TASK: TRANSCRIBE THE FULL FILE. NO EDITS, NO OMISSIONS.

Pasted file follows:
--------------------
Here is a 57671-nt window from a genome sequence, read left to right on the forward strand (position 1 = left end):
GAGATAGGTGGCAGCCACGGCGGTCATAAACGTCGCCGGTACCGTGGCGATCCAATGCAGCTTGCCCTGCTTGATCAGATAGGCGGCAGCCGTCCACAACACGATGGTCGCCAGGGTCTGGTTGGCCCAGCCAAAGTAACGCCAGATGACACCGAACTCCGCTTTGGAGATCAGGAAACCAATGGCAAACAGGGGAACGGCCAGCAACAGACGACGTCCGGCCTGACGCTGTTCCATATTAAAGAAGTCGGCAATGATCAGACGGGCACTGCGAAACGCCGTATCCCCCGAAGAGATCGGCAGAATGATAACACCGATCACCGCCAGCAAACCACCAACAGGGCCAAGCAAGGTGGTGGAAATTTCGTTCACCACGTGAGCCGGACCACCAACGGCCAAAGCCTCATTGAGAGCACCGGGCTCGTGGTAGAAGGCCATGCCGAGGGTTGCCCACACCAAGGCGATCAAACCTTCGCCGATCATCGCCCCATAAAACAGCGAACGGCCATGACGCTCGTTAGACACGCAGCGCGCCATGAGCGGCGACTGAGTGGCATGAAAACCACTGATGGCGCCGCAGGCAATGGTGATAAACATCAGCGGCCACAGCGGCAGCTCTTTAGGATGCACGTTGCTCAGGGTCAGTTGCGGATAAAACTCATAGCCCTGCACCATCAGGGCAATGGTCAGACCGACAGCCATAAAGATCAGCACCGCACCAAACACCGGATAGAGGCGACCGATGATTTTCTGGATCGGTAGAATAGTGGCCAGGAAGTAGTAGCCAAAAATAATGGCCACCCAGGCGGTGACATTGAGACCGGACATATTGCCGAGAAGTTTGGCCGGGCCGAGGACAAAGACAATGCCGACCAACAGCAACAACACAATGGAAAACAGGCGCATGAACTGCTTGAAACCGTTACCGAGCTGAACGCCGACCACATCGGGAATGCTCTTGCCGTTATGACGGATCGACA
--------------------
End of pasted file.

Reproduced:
Here is a 57671-nt window from a genome sequence, read left to right on the forward strand (position 1 = left end):
GAGATAGGTGGCAGCCACGGCGGTCATAAACGTCGCCGGTACCGTGGCGATCCAATGCAGCTTGCCCTGCTTGATCAGATAGGCGGCAGCCGTCCACAACACGATGGTCGCCAGGGTCTGGTTGGCCCAGCCAAAGTAACGCCAGATGACACCGAACTCCGCTTTGGAGATCAGGAAACCAATGGCAAACAGGGGAACGGCCAGCAACAGACGACGTCCGGCCTGACGCTGTTCCATATTAAAGAAGTCGGCAATGATCAGACGGGCACTGCGAAACGCCGTATCCCCCGAAGAGATCGGCAGAATGATAACACCGATCACCGCCAGCAAACCACCAACAGGGCCAAGCAAGGTGGTGGAAATTTCGTTCACCACGTGAGCCGGACCACCAACGGCCAAAGCCTCATTGAGAGCACCGGGCTCGTGGTAGAAGGCCATGCCGAGGGTTGCCCACACCAAGGCGATCAAACCTTCGCCGATCATCGCCCCATAAAACAGCGAACGGCCATGACGCTCGTTAGACACGCAGCGCGCCATGAGCGGCGACTGAGTGGCATGAAAACCACTGATGGCGCCGCAGGCAATGGTGATAAACATCAGCGGCCACAGCGGCAGCTCTTTAGGATGCACGTTGCTCAGGGTCAGTTGCGGATAAAACTCATAGCCCTGCACCATCAGGGCAATGGTCAGACCGACAGCCATAAAGATCAGCACCGCACCAAACACCGGATAGAGGCGACCGATGATTTTCTGGATCGGTAGAATAGTGGCCAGGAAGTAGTAGCCAAAAATAATGGCCACCCAGGCGGTGACATTGAGACCGGACATATTGCCGAGAAGTTTGGCCGGGCCGAGGACAAAGACAATGCCGACCAACAGCAACAACACAATGGAAAACAGGCGCATGAACTGCTTGAAACCGTTACCGAGCTGAACGCCGACCACATCGGGAATGCTCTTGCCGTTATGACGGATCGACA